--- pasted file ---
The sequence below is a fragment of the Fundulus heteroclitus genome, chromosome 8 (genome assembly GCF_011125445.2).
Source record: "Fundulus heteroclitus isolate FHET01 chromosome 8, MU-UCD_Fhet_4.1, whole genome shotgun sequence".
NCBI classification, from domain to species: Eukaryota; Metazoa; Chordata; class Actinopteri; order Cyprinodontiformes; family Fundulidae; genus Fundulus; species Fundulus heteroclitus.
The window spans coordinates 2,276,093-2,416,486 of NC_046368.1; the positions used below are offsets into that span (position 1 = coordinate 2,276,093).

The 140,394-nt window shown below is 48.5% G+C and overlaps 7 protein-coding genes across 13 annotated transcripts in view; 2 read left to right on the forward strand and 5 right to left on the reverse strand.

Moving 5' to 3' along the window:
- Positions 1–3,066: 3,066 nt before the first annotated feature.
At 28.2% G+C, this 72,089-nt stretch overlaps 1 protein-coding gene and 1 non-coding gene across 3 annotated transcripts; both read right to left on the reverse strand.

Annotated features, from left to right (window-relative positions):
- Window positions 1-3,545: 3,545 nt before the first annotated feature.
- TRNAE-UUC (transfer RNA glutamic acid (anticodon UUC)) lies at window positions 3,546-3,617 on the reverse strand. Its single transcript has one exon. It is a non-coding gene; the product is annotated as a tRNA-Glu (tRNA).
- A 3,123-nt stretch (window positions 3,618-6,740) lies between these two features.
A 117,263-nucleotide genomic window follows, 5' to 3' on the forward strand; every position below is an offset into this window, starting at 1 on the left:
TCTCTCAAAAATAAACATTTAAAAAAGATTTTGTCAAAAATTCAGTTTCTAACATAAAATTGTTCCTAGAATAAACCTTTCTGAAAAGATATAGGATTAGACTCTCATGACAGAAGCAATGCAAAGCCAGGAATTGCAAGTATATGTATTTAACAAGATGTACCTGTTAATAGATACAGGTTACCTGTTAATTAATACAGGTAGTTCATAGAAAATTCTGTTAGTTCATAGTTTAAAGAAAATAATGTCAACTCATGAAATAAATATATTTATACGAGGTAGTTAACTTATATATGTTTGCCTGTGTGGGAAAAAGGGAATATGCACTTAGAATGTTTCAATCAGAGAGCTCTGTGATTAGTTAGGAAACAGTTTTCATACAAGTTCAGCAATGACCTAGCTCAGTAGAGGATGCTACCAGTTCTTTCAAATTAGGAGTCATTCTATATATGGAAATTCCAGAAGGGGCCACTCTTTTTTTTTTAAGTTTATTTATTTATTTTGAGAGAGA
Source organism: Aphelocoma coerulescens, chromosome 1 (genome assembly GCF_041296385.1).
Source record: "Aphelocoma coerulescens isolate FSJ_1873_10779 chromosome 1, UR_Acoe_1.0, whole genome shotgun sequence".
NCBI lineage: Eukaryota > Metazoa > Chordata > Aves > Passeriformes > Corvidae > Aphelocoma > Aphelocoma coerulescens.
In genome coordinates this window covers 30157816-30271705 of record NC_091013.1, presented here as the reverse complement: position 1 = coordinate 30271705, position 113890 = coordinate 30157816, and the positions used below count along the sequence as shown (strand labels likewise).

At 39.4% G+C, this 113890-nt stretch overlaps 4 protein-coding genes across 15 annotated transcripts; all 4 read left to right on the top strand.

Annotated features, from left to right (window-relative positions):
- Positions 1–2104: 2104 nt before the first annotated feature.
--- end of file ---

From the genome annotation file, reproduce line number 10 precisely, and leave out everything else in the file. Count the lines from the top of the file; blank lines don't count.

- Window positions 1-3,545: 3,545 nt before the first annotated feature.